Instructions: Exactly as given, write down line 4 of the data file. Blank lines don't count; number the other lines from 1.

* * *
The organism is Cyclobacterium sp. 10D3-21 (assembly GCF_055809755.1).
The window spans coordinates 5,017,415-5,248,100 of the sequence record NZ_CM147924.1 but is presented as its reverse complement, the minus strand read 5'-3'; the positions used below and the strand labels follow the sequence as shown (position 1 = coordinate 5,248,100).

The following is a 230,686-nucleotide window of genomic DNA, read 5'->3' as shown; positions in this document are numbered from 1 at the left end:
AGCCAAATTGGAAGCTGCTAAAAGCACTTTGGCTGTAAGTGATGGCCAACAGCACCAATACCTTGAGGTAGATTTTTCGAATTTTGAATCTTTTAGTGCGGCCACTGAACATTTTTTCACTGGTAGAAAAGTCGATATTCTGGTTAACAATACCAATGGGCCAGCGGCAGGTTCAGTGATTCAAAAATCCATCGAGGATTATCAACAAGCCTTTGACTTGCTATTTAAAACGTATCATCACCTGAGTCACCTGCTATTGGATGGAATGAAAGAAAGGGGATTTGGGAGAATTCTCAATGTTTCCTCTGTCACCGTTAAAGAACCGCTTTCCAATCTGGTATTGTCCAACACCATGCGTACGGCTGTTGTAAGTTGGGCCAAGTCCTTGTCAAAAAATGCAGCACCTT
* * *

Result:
AGCCAAATTGGAAGCTGCTAAAAGCACTTTGGCTGTAAGTGATGGCCAACAGCACCAATACCTTGAGGTAGATTTTTCGAATTTTGAATCTTTTAGTGCGGCCACTGAACATTTTTTCACTGGTAGAAAAGTCGATATTCTGGTTAACAATACCAATGGGCCAGCGGCAGGTTCAGTGATTCAAAAATCCATCGAGGATTATCAACAAGCCTTTGACTTGCTATTTAAAACGTATCATCACCTGAGTCACCTGCTATTGGATGGAATGAAAGAAAGGGGATTTGGGAGAATTCTCAATGTTTCCTCTGTCACCGTTAAAGAACCGCTTTCCAATCTGGTATTGTCCAACACCATGCGTACGGCTGTTGTAAGTTGGGCCAAGTCCTTGTCAAAAAATGCAGCACCTT